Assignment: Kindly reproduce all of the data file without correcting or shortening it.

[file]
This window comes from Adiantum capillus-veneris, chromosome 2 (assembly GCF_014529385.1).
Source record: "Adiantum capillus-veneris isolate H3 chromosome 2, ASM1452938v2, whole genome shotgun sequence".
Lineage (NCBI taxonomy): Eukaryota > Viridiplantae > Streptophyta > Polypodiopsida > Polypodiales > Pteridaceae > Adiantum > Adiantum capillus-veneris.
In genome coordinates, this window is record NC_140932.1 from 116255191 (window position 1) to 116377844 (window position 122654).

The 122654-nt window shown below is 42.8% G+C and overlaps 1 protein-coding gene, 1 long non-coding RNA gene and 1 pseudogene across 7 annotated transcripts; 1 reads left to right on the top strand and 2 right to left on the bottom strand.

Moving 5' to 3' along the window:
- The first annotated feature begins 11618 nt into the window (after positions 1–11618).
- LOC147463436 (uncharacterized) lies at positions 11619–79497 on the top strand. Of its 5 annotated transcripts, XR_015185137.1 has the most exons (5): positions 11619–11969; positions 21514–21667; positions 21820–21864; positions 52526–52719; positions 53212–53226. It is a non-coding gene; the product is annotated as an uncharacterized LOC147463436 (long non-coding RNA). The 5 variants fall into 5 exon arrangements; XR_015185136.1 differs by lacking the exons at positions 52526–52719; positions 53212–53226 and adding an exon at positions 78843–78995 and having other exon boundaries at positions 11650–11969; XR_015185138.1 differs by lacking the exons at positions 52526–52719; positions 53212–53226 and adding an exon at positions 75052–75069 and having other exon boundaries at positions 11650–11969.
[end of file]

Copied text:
This window comes from Adiantum capillus-veneris, chromosome 2 (assembly GCF_014529385.1).
Source record: "Adiantum capillus-veneris isolate H3 chromosome 2, ASM1452938v2, whole genome shotgun sequence".
Lineage (NCBI taxonomy): Eukaryota > Viridiplantae > Streptophyta > Polypodiopsida > Polypodiales > Pteridaceae > Adiantum > Adiantum capillus-veneris.
In genome coordinates, this window is record NC_140932.1 from 116255191 (window position 1) to 116377844 (window position 122654).

The 122654-nt window shown below is 42.8% G+C and overlaps 1 protein-coding gene, 1 long non-coding RNA gene and 1 pseudogene across 7 annotated transcripts; 1 reads left to right on the top strand and 2 right to left on the bottom strand.

Moving 5' to 3' along the window:
- The first annotated feature begins 11618 nt into the window (after positions 1–11618).
- LOC147463436 (uncharacterized) lies at positions 11619–79497 on the top strand. Of its 5 annotated transcripts, XR_015185137.1 has the most exons (5): positions 11619–11969; positions 21514–21667; positions 21820–21864; positions 52526–52719; positions 53212–53226. It is a non-coding gene; the product is annotated as an uncharacterized LOC147463436 (long non-coding RNA). The 5 variants fall into 5 exon arrangements; XR_015185136.1 differs by lacking the exons at positions 52526–52719; positions 53212–53226 and adding an exon at positions 78843–78995 and having other exon boundaries at positions 11650–11969; XR_015185138.1 differs by lacking the exons at positions 52526–52719; positions 53212–53226 and adding an exon at positions 75052–75069 and having other exon boundaries at positions 11650–11969.